Louisville is a strong community minded town, having people here with very deep roots. Because of that, they tend to conform to what they see in their friends’ houses. Urban environments do not necessarily have such deep roots, and people have more confidence to step out and express themselves. Here, so many people have their families’ furniture and decor that they want to incorporate in their own homes, which is complicated. There are ways to use more modern color palettes, fabrics and design techniques to successfully incorporate these family antiques. However, it is crucial to use a professional to achieve that current look with their pieces. You can look at Houzz all you want but you need someone with a good design eye to make it all flow together.
What brings you the most professional joy?
Making people happy by giving them what they want. I love to be able to take what is in their mind’s eye and allow them to visualize what the end result will be. Then, after determining that end result, I can make it all come to fruition with a successful installation — thereby making their vision and their dream a reality.
Are people starting to embrace color again, or is the movement still strong with a canvas of white?
People are embracing color but they are looking for ways to make their spaces look clean. The wrong use of color can look like a rainbow but the right use of color can still be clean and uncluttered. I still use color in such things as color-lacquered rooms and shantung silk wallpaper. But people want to establish calm in their homes. You can still use color and have calm by curating, refining and culling down their collections.
What’s one of the most misunderstood aspects of interior design from those outside the industry?
Two things: sense of space and the logistics of installation.
With spatial sense, most people don’t realize how size makes such an impact with design. There is a sense of scale and a sense of balance to everything, which is why it is important to seek professional help when decorating and designing your space. It is very difficult to do yourself with an untrained eye.
With the logistics of installation, oftentimes there are upwards of 20 trades involved in just one room. You might need a manufacturer and an installer for each piece: drapes, paint, mover, light fixtures, electrician, shipping, upholstery. The list seems endless. You could have 30 different proposals just for installing a dining room. I think people misunderstand how much effort goes into each and every project by many people.
Would you share one designer secret with SB readers?
Every room needs a touch of black to add grounding and integrity to the room. Black is always going to be sophisticated — it adds sophistication to each and every space.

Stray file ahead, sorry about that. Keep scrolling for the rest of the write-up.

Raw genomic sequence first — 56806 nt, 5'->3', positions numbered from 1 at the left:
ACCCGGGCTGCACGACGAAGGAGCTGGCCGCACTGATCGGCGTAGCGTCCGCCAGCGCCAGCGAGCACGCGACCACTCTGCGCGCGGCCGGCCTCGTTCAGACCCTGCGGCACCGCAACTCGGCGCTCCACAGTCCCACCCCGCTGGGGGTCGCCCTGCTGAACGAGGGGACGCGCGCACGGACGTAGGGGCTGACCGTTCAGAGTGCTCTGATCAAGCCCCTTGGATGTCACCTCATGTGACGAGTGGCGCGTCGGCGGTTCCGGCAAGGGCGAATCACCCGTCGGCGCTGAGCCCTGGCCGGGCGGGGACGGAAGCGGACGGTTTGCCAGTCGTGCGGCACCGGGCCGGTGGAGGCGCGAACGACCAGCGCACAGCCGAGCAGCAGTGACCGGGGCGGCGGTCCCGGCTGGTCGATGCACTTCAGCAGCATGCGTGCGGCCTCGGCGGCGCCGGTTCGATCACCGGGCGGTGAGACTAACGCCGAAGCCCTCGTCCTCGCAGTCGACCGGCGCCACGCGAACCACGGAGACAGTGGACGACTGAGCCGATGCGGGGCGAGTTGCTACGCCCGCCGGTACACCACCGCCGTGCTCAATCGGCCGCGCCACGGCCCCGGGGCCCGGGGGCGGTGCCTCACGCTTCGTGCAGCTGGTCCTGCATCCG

Who have been your industry mentors or role models (your personal interior design crushes!) and why?
Mario Buatta because he does not take himself seriously. He’s never had an employee and has had more interior design jobs than anyone. He is based in New York City and does work for everyone. Why? He has deep, lasting relationships — and he is fairly priced.
Celerie Kemble, who is based in Palm Beach, Florida, and New York, has a wonderful take on the current modern glamour movement. She has such a look of restrained elegance that is not too shiny or glossy — but distilled down to where it is so modern and glamorous.
Sarah McNeil Few was one of my mentors. I am still constantly learning from things she’s done. I have a lot of her photographs and her things and always look back on them. She was based in Louisville, educated in New York, spoke fluent French and was a world-class woman and friend.
Is there one design element that you use over and over again, in some type of capacity? Why?
Wallpaper, because it adds depth and dimension that you cannot get from a flat paint color.
What are your predictions for interior design in the next 10 to 15 years?
Interior design will become a total service industry with no product pushing. People will pay interior designers for their brains and not something they bought at market. Interior designers will move away from the showroom and clients will interface with interior designers directly, looking for their creativity and knowledge rather than products. People can buy products online or elsewhere. Design will be a pure, unadulterated service industry.
Thank you Lee for all of your advice and wisdom. We cannot wait to see what you design next.